Home > Asteroid, Ephemeris Program, Meteor Shower > 12/13/2019 – Ephemeris – Tonight is the first night that straddles the peak of the Geminid meteor shower

12/13/2019 – Ephemeris – Tonight is the first night that straddles the peak of the Geminid meteor shower

December 13, 2019

Ephemeris for Friday, December 13th. Today the Sun will be up for 8 hours and 50 minutes, setting at 5:02, and it will rise tomorrow at 8:12. The Moon, 1 day past full, will rise at 6:33 this evening.

Tonight and tomorrow nights will straddle the peak of the Geminid meteor shower. It is the best meteor shower of the year and it is getting more active over the years. The Moon will interfere with all but the brightest meteors. The radiant is the point in space where the meteors seem to come from, which is near the star Castor in the constellation Gemini from which the shower gets its name. The meteors will be seen all over the sky, but they all can be traced back to the radiant. The body responsible for this meteor shower is an asteroid rather than a comet with the name 3200 Phaethon. It comes very close to the sun, So it may shed bits of itself due to heat stress. I suppose I can’t resist this: That’s how the asteroid crumbles.

The times given are for the Traverse City/Interlochen area of Michigan. They may be different for your location.

Addendum

3200 Phaethon showing a tail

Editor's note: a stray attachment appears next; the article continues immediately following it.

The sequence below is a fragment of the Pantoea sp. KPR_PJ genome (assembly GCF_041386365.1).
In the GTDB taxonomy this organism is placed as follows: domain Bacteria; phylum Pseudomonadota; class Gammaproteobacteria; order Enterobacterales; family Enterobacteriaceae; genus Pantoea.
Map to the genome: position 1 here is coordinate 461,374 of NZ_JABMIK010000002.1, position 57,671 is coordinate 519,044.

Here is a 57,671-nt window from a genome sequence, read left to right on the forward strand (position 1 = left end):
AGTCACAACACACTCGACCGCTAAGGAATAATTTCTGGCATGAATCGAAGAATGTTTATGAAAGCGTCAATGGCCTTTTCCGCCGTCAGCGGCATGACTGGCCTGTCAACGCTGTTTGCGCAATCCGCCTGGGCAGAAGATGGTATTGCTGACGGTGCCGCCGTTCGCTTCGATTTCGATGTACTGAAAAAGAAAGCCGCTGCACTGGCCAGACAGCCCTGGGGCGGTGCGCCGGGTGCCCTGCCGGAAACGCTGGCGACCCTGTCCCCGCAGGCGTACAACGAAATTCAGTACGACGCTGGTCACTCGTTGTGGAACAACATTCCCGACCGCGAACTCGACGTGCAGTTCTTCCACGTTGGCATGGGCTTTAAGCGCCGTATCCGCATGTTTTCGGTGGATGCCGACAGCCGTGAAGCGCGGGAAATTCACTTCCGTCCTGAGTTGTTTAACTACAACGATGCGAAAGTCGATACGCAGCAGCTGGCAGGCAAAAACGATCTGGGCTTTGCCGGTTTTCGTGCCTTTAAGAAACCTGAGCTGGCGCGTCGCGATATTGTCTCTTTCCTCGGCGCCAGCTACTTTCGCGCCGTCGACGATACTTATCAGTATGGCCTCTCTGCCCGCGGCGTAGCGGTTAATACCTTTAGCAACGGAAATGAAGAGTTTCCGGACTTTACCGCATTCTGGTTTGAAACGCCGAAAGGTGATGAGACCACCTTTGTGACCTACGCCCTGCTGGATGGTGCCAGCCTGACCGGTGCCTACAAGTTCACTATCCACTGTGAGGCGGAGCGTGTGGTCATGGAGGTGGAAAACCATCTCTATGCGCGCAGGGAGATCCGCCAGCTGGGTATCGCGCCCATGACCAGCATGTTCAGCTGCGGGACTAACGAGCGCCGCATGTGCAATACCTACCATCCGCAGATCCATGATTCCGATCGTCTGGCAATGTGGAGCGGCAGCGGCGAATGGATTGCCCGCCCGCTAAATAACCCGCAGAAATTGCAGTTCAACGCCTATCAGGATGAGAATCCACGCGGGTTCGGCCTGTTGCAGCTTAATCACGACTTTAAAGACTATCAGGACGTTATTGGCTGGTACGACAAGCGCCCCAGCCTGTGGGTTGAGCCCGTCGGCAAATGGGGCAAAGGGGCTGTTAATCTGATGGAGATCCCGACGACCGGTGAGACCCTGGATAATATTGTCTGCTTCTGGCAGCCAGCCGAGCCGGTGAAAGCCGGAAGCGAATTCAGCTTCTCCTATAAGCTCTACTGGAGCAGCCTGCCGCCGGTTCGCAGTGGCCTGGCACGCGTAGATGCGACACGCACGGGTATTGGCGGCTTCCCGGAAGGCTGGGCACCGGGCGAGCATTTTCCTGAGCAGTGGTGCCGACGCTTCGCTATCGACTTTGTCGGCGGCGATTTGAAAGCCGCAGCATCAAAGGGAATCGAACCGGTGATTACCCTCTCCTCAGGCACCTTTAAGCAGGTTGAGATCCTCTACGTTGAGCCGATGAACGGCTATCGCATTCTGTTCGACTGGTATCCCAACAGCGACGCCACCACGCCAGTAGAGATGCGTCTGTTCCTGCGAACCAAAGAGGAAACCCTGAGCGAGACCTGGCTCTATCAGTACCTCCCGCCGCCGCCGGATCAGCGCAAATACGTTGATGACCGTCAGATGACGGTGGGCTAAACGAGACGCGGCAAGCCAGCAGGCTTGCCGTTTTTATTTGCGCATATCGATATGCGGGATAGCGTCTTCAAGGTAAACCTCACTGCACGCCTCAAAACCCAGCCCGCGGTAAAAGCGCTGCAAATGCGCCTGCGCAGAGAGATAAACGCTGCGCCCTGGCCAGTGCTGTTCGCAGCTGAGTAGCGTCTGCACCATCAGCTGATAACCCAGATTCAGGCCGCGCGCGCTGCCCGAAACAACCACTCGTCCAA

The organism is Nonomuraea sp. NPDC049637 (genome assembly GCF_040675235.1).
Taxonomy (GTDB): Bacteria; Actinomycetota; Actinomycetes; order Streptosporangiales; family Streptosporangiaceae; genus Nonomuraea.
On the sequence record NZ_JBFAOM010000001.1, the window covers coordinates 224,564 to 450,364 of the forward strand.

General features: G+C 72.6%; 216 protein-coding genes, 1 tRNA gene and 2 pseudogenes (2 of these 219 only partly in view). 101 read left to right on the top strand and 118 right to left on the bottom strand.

3200 Phaethon a rock comet showing a tail as it nears the Sun. Credit NASA/STEREO

Eastern sky for Geminids

Eastern sky for Geminids at 10 p.m. December 13, 2019. On the 14th the Moon will be the same distance from Pollux but below it. Remember that the Geminid meteors will be seen all over the sky. It might help to hide the moon behind a building so as to better see the brighter meteors. Created using Stellarium.

The orbit of 3200 Phaethon

Orbit of 3200 Phaethon with the Earth and Phaethon at 10:02 p.m. December 12, 2019. (03:02 UT Dec 13) Credit TheSkyLive.com.

Geminid Orbits

Orbits of Fireballs on the night of December 13-14 as recorded by NASA’s All Sky Cameras six years ago. The preponderance of fireballs (bright meteors) are Geminids. These are published daily on Spaceweather.com. Credit: NASA and Spaceweather.com.

Eastern sky for Geminids

Eastern sky for Geminids at 10 p.m. December 13, 2019. On the 14th the Moon will be the same distance from Pollux but below it. Remember that the Geminid meteors will be seen all over the sky. It might help to hide the moon behind a building so as to better see the brighter meteors. Created using Stellarium.

From the International Meteor Organization: Observing proposal: Geminids and Full Moon

 

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